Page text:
Business Efficiency

Let’s call your ability to make a sale and stay profitable as a business “effectiveness.” Now ask yourself: have you considered how efficient you are at performing these tasks?

Business efficiency refers to how much work you put into producing one “unit” of worth in your company. That unit probably refers to a sale, but could also be in reference to other things such as lead generation.

Say it takes you four attempts to create one sale. With a few simple tweaks or streamlining of processes within your company, you could cut that time down to one in two. Think about how much extra money that would bring in.

(Not to mention how much extra time you’d have to devote to creating new business.)

Sit down with managers and assess how efficient your process is. Or take the time to audit your business’s money-making “engine” by asking tough questions about how it actually gets done. Then ask the real question: how could you do it more efficiently?

Individual Success

It’s easy as the owner of a small business to get wrapped up in the numbers. Just don’t forget that humans lie on the other side of those numbers.

Understanding who exactly is doing what in your company is essential. Whether you’re an online business or sell your goods in person, having that data in front of you can help you make powerful decisions about your company.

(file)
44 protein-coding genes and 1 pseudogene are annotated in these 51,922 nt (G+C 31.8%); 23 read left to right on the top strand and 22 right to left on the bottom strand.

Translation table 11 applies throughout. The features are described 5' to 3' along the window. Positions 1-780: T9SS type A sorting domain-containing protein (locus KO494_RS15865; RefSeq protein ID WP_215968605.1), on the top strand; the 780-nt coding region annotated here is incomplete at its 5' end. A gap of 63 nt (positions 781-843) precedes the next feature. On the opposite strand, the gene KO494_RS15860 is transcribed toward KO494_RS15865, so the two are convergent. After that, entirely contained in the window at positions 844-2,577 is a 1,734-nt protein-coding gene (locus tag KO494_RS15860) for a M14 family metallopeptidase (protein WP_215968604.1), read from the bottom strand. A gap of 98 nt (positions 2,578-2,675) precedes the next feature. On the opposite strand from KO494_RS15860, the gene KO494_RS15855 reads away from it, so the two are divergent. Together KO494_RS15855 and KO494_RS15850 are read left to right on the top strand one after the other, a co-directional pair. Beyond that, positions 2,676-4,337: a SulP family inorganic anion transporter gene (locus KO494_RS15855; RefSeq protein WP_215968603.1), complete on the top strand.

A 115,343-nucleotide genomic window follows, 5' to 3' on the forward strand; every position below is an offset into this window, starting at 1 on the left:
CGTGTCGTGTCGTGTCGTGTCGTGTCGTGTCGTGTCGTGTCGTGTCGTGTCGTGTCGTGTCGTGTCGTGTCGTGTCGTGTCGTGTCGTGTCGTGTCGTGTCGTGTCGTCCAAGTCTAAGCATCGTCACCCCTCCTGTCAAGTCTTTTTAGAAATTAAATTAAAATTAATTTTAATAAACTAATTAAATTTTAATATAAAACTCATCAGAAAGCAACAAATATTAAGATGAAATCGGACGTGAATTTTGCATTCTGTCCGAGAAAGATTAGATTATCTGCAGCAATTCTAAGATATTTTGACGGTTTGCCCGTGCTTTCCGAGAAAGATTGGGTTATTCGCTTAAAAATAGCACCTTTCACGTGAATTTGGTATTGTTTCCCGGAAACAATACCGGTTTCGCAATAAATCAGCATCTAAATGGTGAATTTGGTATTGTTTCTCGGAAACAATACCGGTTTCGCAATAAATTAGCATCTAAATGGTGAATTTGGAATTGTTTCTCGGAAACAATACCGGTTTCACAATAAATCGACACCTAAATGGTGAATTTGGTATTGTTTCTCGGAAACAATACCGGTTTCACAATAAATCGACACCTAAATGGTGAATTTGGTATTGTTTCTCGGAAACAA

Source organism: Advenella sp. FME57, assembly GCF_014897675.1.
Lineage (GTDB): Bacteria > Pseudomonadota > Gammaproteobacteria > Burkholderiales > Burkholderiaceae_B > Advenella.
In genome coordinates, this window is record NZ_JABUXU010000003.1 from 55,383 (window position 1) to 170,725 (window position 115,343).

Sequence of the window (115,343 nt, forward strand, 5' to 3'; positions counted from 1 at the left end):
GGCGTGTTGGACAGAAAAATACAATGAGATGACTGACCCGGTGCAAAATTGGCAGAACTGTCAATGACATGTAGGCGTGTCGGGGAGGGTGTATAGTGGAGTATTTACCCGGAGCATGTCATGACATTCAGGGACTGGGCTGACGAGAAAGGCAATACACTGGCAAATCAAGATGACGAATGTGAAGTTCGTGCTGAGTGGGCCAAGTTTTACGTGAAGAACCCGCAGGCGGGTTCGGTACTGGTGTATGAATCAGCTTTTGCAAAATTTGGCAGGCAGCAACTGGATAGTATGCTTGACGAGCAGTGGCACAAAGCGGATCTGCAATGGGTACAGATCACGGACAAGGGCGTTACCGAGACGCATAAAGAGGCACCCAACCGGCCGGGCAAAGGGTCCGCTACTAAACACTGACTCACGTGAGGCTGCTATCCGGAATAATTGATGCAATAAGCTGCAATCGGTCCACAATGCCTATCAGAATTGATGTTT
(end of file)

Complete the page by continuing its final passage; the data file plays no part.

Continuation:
For example, is there someone really overperforming? If so, could you give them a raise?

What about an employee that isn’t performing? Or what if an entire team or wing of your company isn’t doing the job you thought they were?

In the same way that any important change is made in life, knowledge is the first step. Once you’re aware of the problem (or advantage) that you have, you can take steps to solve it.

What Does Business Success Look Like?

Business success varies for each company. But since everyone’s goal is to turn a profit, there are some universal commonalities. Start with these when you’re determining the health and vitality of your company.

First and foremost, figure out your level of profitability. Then dig deeper into the numbers and identify the trends that are getting you there.

Once you have the hard data, draw conclusions on how you’re getting there. At that point, you’re free to ask the hard (but empowering) questions about your business.

Can I make this more efficient? Can I promote the best talent I have? Can I double down on a strategy that’s already working?

With the right knowledge in front of you, the answer is yes.

For more tips on running your small business, check out our blog!

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Mashum Mollah is a tech entrepreneur by profession and passionate blogger by heart. He is on a mission to help small businesses grow online. He shares his journey, insights and experiences in this blog. If you are an entrepreneur, digital marketing professional, or simply an info-holic, then this blog is for you. Follow him on Instagram, Twitter & LinkedIn